choosing a baby name

How to Choose a Baby Name

Your child is born with identity: their nationality, genetics, cultural background and economic status are all inherited from you, their parents, but we tend to pin all that on their pending name. “Will a Jackson want to be a judge?” “Is a Prue someone you’d want to hang out with?” “Is Sarah going to be cool in 2040?” It’s unlikely any of these characteristics will be determined by your kids name. It will depend on their personality and your parenting (much harder). What is important for your kid’s development is that you give them a name they will say with confidence. Luckily, there are so many ways to get this right, but also a few ways to screw it up. So here’s a guide to the former.

 

Be on the lookout

You know how when you’re after a new pair of trainers, you notice the brand and style of every pair of trainers you pass on the street? It will be the same with names. A colleague will mention having lots of nieces and nephews, and you’ll find yourself asking each of their names (in full), you’ll notice the names of characters in shows and start clicking on articles titled 30 Totally Unique Names You’ve Never Heard Of. You’ve got time and this is one of the few areas of creativity and control in pregnancy, so enjoy exploring what names are out there. Jot down any you love in a notes app and ask your partner to do the same.

 

Actively search

Not one for leaving it to fate? Gotcha. There are a number of baby name apps that work like Tinder: you and your partner each download the app, swipe right on names you like and potentially match with your partner, then you’ll have an automatic shortlist of names you both like. Baby Name and Kinder seem to be the most user-friendly. There are, ofcourse, endless lists of unusual/traditional/popular/unisex/royal/hipster baby names just a Google search away and each year the most popular baby names list is dropped around September. This is a must-read as it will be the names of the kids in the classroom with your own. Shortcut: for years now the top spots have juggled between Charlotte, Amelia and Olivia for girls and Liam and Oliver for boys. More traditional places to find names? Hit up that cousin with the Ancestory.com subscription and search your family tree, your favourite books, movies or corners of history for names that have special meaning to you.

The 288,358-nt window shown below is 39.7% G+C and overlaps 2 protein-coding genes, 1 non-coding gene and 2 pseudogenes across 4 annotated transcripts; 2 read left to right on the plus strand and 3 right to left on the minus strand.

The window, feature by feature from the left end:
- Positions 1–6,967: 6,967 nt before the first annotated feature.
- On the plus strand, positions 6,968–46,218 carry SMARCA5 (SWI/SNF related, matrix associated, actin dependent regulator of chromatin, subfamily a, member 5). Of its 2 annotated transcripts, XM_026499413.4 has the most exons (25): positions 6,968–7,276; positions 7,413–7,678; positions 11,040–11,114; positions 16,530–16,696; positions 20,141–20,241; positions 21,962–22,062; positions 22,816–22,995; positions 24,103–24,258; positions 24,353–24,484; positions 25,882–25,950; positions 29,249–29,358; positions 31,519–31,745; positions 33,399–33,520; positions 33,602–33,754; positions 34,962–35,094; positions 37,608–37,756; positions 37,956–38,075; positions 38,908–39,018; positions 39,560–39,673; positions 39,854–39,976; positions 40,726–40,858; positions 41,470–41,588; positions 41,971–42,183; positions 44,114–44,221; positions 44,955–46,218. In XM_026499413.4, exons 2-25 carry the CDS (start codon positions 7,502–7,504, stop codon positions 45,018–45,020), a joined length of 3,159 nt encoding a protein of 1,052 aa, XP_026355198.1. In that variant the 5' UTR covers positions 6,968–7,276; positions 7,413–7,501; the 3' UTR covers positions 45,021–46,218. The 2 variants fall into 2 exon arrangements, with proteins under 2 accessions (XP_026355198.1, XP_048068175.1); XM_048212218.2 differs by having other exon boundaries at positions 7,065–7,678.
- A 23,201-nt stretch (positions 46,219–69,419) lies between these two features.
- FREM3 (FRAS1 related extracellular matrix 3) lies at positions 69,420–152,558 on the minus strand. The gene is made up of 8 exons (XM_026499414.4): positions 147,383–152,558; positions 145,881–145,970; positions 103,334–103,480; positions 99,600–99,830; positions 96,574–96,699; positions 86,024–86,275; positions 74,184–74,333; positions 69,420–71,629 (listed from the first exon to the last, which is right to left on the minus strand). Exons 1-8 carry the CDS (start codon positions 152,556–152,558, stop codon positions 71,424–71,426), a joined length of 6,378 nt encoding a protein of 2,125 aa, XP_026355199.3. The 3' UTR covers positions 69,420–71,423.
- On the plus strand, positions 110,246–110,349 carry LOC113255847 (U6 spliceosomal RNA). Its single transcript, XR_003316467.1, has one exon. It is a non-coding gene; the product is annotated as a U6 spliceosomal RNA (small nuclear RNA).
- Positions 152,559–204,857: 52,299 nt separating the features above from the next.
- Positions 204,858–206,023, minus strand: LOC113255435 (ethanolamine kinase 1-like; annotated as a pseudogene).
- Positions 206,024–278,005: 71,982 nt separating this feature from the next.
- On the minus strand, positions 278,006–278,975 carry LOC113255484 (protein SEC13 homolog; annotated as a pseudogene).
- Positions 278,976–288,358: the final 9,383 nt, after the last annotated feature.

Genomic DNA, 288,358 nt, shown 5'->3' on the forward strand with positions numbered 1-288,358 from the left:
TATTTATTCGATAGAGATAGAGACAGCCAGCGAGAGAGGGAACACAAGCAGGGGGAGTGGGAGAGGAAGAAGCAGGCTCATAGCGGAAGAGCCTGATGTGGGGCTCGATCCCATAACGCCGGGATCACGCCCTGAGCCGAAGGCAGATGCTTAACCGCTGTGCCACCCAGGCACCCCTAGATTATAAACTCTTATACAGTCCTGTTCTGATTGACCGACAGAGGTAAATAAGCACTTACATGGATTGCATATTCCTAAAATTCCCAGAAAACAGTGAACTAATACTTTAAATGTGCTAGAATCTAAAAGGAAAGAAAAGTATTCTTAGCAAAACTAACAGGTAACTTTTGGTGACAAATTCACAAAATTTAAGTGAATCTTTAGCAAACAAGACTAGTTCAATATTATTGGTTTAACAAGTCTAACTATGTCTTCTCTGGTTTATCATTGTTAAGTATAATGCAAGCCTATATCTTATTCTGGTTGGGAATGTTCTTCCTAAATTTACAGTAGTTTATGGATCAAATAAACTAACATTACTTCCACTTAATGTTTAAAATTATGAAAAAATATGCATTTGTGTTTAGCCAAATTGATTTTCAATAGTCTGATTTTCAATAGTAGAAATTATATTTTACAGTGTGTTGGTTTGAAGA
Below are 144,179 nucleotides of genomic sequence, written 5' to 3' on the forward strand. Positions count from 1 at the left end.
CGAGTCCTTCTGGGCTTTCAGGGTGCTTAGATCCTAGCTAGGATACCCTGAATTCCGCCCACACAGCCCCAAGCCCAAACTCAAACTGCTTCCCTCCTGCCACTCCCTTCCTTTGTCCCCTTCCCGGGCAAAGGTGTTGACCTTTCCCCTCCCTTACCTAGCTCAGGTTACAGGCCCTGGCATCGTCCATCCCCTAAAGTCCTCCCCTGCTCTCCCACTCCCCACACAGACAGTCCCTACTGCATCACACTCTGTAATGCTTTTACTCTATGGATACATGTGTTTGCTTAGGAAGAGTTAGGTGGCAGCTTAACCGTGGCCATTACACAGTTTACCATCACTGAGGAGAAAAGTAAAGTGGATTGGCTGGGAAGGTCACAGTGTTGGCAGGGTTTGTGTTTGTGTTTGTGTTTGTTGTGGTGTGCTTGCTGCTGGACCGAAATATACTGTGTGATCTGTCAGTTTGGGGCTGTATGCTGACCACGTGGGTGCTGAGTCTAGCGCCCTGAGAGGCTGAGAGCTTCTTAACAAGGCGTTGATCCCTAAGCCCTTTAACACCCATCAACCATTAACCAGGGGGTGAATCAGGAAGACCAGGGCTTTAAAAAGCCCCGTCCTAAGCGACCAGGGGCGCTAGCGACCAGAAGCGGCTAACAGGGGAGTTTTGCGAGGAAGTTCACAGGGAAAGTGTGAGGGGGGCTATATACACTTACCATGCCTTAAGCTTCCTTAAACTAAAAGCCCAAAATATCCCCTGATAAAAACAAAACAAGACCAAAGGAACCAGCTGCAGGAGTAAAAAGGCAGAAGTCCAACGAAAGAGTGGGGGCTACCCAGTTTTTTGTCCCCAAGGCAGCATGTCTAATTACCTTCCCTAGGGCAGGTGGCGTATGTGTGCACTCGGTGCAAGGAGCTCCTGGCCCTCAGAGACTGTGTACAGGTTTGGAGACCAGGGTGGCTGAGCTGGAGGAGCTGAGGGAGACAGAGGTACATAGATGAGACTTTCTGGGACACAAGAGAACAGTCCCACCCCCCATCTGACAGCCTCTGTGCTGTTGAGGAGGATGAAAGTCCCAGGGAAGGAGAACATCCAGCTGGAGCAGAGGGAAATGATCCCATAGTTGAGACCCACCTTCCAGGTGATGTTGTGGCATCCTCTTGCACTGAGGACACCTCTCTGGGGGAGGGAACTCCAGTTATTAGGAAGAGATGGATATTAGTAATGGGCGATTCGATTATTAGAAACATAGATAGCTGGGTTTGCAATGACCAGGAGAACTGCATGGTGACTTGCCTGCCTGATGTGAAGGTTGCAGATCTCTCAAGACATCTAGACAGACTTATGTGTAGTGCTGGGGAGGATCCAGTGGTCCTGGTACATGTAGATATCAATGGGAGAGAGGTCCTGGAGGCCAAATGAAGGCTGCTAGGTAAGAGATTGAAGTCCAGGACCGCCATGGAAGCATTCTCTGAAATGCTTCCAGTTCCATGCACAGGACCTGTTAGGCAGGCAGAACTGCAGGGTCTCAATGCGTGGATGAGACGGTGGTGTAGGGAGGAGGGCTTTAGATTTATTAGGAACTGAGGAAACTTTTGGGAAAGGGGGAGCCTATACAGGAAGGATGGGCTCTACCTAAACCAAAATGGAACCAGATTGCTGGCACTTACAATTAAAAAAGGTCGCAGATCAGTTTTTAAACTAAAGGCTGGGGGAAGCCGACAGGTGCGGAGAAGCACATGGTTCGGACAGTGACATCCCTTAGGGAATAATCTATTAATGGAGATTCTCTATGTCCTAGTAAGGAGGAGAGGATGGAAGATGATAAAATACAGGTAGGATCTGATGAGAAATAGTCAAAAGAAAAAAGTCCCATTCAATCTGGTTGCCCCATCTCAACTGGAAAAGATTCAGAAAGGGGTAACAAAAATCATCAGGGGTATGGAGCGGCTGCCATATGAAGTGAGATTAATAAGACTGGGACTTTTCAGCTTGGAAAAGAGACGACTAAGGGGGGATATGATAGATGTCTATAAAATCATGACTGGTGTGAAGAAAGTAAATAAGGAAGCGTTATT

What to avoid

Baby names come down to preference and taste, and we encourage you to do you! Just make sure you’ve considered everything. Names from popular culture will always be connected to the origin and it’s time, e.g. Khaleesi, Rey, Saint. Unusual spellings and non-English pronunciations will take some explaining, first from you and then by your kid. It might be annoying when it’s said or written incorrectly, but the world is changing, perseverance pays off, and patience is a virtue. Conversely, picking the most popular names might mean they are one of five Amelias in their year, or referred to as Amelia B. or Amelia S. like contestants on The Bachelor. But again, that’s nothing a good nickname can’t fix. The sweet spot for a fuss-free name seems to be something between a less common name with a conventional spelling and a popular name that isn’t used at epidemic level or connected to someone or something uber famous.

 

Try it out

When you find names you like, put them with your last name, and potential middle names, and write them down. Then, go all love-struck teen on it and get doodling. See how they look written out in uppercase and lowercase, with different titles (Mr., Mrs., Sir, Pro. etc.), in block lettering and bubble letters (kidding, but you could). Then check the initials: L.O.L might be a cute name easter egg, but F.M.L ain’t. Next, say them outloud and get a sense of the flow: Poppy Jane Steer sounds nice but Greer Eve Steer is a mouthful. Rhyming names invite teasing: Belle Pell, Ben Wren, Mark Clarke, and doubled suffixes can be a mouthful: Lily Daily, Jackson Grayson, Ginnie Bernie as they ain’t the easiest to say. Matching prefixes are a different story, as they roll off the tongue: Bonnie Button, Teddy Thomas and William Wright.

 

Background check

When you’ve got your shortlist, Google each and check your innocent new bub isn’t going to share their name with a serial killer from the ‘30s, porn star from the ‘80s or a small but popular arms dealership in America. You should also Google famous people with the same first name, as people will always associate a name with the most famous person of that name, and it’s not always obvious. Hillary, Rihanna, Justin and Abe are all great names, but they’re all connected with very famous people. Nothing wrong with that, but it’s good to be aware as you’ll most certainly be asked if you're a big fan.

 

Consider keeping it under your hat

Baby names are so personal, and everyone has an opinion, but less so once the baby is born. If you’re shopping around for a name and want to see what people think, brainstorming with friends is lots of fun, but if you have a name you love and know you want to use it, consider keeping it to yourself until your baby is here. By then the name is attached to a gorgeous little person who, even if they just sleep and feed, totally makes it their own, so no one is going to tell you they don’t like it. Keeping it to yourself also ensures no fellow pregnant friend “steals” it, nor will you think they did. It also prevents pressure or opinions from family members, particularly about if and what family names should be used. Overall it saves you from a lot of feedback that you might find overwhelming and simply don’t need. You’re the parents, do your due diligence, and go with your gut. After all, you’re going to be the ones saying it constantly, in various tones, for the rest of your lives.